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To support the Decade of Action for Road Safety 2021-2030, iRAP has published a new Safety Insights Explorer. The Explorer shines a light on the true extent of road trauma, the safety of the world’s roads, and the positive impact that can be made with targeted investment.

The iRAP Road Safety Explorer is an update to what was previously known as “Vaccines for Roads” tool, and includes new iRAP Star Rating and key performance metrics, new estimates of the types of road crash injuries that occur in each country that can be split by age group and sex, and new regional filters, including for UNICEF regions and Road Safety Observatory regions.

Shining a light on road trauma numbers

According to the World Health Organization (WHO), more than 3,600 people are killed in road crashes every day, and it is estimated that more than 100,000 people suffer injuries every day.

Apart from the emotional impact of serious crashes, the cost of emergency response, trauma wards and long-term health care for road crash injury victims is immense. Transport Accident Commission (TAC) claim data shows that more than half of all costs occur more than two years after a crash, buried deep within health and social welfare systems.

However, there is a significant gap in evidence and data about road crash injuries and their costs worldwide. To help support debate about the right scale of response to this enormous level of trauma and cost, iRAP has drawn on data from the WHO, TAC, Institute for Health Metrics and Evaluation, and the International Monetary Fund (IMF) to make simple, high-level estimates of the types of injuries that we expect are occurring in every country around the world, and their costs.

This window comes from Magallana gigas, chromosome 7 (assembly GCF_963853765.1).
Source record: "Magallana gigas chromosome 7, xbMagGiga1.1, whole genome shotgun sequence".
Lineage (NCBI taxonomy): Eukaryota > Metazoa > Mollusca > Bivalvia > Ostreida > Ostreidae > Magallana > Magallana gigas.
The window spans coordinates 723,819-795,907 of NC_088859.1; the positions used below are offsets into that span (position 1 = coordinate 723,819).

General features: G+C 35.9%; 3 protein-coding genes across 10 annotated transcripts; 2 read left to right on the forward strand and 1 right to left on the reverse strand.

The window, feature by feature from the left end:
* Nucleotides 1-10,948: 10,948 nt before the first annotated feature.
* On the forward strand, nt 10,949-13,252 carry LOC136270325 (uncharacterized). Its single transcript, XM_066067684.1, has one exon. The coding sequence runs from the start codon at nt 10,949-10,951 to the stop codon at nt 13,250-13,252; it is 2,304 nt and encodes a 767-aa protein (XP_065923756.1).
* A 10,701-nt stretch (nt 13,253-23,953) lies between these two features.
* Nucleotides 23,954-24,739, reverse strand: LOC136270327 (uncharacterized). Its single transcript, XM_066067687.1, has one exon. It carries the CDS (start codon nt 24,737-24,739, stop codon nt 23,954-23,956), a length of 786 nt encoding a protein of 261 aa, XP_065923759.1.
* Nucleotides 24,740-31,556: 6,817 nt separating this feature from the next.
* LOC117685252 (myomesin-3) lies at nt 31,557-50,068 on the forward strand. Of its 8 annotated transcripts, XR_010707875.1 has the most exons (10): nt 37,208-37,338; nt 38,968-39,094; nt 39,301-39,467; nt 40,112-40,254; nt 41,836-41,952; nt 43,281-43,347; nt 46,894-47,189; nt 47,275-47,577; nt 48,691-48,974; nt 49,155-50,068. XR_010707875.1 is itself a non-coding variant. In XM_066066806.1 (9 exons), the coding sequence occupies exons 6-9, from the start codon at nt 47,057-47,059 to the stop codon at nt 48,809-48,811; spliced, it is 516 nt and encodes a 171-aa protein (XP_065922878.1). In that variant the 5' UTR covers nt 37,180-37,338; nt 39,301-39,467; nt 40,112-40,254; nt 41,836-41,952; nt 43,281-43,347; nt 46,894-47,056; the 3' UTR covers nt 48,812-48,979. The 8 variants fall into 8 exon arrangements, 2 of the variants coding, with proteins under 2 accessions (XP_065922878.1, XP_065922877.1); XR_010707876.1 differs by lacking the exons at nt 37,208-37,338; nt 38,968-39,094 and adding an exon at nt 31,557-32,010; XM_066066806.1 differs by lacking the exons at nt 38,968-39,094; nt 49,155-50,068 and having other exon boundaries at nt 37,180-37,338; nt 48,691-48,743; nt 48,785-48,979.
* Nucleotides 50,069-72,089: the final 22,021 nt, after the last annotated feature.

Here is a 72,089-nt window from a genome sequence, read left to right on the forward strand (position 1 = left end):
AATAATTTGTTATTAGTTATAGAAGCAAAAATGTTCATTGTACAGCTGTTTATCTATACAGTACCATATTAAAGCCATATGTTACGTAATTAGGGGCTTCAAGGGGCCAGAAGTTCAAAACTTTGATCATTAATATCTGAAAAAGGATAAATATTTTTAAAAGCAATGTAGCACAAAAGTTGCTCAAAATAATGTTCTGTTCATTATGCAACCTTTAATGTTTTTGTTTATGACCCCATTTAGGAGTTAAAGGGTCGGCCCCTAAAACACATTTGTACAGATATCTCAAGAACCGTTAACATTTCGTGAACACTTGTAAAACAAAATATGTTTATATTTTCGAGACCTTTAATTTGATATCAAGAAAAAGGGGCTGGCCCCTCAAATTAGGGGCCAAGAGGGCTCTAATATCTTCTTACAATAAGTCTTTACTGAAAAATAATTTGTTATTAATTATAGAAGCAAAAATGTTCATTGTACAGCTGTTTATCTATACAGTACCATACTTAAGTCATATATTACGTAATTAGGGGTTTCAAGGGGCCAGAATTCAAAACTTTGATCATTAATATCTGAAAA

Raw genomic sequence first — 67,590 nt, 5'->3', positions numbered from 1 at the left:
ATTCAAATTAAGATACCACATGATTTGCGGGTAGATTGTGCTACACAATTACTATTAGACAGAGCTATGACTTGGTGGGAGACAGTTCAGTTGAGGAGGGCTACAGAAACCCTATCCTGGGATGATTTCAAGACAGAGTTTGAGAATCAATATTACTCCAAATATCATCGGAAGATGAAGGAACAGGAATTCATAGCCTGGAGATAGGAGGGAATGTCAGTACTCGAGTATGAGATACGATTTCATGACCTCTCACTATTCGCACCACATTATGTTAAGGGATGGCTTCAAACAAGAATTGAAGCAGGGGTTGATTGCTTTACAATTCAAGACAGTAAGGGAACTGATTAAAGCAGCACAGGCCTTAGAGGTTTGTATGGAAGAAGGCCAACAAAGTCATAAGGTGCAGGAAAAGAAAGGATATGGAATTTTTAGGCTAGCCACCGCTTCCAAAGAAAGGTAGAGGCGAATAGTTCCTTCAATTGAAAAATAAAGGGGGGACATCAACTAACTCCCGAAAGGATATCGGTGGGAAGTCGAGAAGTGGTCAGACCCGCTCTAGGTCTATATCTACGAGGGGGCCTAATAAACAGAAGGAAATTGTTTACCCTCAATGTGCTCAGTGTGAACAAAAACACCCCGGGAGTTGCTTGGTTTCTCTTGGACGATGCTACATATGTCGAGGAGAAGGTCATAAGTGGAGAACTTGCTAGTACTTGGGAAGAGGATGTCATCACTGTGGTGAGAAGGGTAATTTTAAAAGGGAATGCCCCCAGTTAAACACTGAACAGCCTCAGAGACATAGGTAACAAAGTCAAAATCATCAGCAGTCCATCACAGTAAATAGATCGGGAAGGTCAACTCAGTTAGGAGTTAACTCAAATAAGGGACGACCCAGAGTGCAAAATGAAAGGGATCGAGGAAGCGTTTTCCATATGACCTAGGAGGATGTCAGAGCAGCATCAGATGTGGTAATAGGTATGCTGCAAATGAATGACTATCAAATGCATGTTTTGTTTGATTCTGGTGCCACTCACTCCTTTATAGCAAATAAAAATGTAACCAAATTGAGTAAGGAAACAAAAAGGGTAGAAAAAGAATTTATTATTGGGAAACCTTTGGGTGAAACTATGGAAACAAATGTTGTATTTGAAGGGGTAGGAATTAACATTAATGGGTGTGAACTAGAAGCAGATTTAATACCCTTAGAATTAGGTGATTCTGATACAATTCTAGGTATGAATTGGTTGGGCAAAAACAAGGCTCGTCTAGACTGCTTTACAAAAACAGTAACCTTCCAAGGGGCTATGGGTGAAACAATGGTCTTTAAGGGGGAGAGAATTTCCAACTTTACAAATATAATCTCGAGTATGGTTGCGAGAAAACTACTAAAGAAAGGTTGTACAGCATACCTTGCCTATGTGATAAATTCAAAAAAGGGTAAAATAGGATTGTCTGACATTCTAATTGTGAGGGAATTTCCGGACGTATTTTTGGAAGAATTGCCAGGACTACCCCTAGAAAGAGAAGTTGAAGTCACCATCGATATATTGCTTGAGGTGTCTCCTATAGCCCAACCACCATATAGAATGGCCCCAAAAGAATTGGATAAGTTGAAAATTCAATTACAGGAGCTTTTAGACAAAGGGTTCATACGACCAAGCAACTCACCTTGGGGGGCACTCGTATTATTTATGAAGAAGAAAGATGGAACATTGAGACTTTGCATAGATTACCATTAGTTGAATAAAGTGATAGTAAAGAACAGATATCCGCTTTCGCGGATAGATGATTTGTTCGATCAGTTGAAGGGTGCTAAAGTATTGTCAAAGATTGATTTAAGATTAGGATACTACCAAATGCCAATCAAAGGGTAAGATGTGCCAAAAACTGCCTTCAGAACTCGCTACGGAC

Examples of key estimates of road crash trauma include:

  • Each year, 1.32 million people are killed; 3.5 million people are likely to suffer life-changing brain injuries; 80,000 people suffer paralysis; 160,000 lose limbs or are moderately or severely burned; 10,000 lose their vision and 9.5 million people fracture bones.
  • Road deaths and injuries are estimated to cost more than USD 2 trillion globally each year. Almost two thirds – is associated with non-fatal injuries.
  • Every day, an estimated 16,300 people aged 19 years or younger are killed or injured, many suffering often debilitating injuries such as brain injury, fractures, quadriplegia and internal injuries.
  • Deaths and injuries for people aged 19 years or younger cost an estimated $717 million each day, severe brain injuries alone costing an estimated $192 million every day.
  • More than three-quarters of those killed in road crashes are male. It is estimated that road crashes involving males cost the global economy more than $1.7 trillion each year, and nearly a third of this cost (28%) is borne for crashes involving young men aged 15-29 years.

Greg Smith, Global Programme Director at iRAP said “Road deaths, while tragic, are just the tip of the iceberg. Every day, tens of thousands of people suffer what are often life-changing injuries like severe brain injury, quadriplegia, fractures, internal injuries and burns every day in road crashes.